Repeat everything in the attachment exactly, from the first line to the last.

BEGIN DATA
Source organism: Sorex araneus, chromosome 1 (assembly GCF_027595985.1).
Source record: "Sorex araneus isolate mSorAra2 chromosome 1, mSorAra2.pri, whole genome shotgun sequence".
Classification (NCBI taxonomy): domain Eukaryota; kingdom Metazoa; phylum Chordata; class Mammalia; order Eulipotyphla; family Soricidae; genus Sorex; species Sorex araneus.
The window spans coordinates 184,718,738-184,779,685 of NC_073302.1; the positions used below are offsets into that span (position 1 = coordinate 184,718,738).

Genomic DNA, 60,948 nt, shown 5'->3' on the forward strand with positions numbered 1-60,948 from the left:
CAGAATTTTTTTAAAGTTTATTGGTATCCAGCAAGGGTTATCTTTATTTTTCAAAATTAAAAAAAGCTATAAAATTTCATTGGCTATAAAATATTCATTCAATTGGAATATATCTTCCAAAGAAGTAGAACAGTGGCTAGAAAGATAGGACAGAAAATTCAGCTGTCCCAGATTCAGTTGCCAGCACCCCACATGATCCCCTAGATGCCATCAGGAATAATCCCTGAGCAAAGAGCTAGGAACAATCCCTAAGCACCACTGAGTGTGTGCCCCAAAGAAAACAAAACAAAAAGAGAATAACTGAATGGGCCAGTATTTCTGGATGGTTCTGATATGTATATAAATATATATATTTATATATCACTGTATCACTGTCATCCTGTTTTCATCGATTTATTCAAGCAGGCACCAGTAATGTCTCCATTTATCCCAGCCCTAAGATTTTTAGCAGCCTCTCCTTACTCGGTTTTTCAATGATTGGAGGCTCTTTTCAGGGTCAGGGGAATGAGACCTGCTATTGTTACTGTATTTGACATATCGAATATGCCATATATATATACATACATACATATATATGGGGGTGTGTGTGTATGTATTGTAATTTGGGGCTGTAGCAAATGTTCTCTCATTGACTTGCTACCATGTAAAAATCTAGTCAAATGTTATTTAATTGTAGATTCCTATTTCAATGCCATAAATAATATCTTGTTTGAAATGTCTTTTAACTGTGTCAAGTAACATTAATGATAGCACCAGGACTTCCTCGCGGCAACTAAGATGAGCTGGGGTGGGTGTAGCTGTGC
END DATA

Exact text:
Source organism: Sorex araneus, chromosome 1 (assembly GCF_027595985.1).
Source record: "Sorex araneus isolate mSorAra2 chromosome 1, mSorAra2.pri, whole genome shotgun sequence".
Classification (NCBI taxonomy): domain Eukaryota; kingdom Metazoa; phylum Chordata; class Mammalia; order Eulipotyphla; family Soricidae; genus Sorex; species Sorex araneus.
The window spans coordinates 184,718,738-184,779,685 of NC_073302.1; the positions used below are offsets into that span (position 1 = coordinate 184,718,738).

Genomic DNA, 60,948 nt, shown 5'->3' on the forward strand with positions numbered 1-60,948 from the left:
CAGAATTTTTTTAAAGTTTATTGGTATCCAGCAAGGGTTATCTTTATTTTTCAAAATTAAAAAAAGCTATAAAATTTCATTGGCTATAAAATATTCATTCAATTGGAATATATCTTCCAAAGAAGTAGAACAGTGGCTAGAAAGATAGGACAGAAAATTCAGCTGTCCCAGATTCAGTTGCCAGCACCCCACATGATCCCCTAGATGCCATCAGGAATAATCCCTGAGCAAAGAGCTAGGAACAATCCCTAAGCACCACTGAGTGTGTGCCCCAAAGAAAACAAAACAAAAAGAGAATAACTGAATGGGCCAGTATTTCTGGATGGTTCTGATATGTATATAAATATATATATTTATATATCACTGTATCACTGTCATCCTGTTTTCATCGATTTATTCAAGCAGGCACCAGTAATGTCTCCATTTATCCCAGCCCTAAGATTTTTAGCAGCCTCTCCTTACTCGGTTTTTCAATGATTGGAGGCTCTTTTCAGGGTCAGGGGAATGAGACCTGCTATTGTTACTGTATTTGACATATCGAATATGCCATATATATATACATACATACATATATATGGGGGTGTGTGTGTATGTATTGTAATTTGGGGCTGTAGCAAATGTTCTCTCATTGACTTGCTACCATGTAAAAATCTAGTCAAATGTTATTTAATTGTAGATTCCTATTTCAATGCCATAAATAATATCTTGTTTGAAATGTCTTTTAACTGTGTCAAGTAACATTAATGATAGCACCAGGACTTCCTCGCGGCAACTAAGATGAGCTGGGGTGGGTGTAGCTGTGC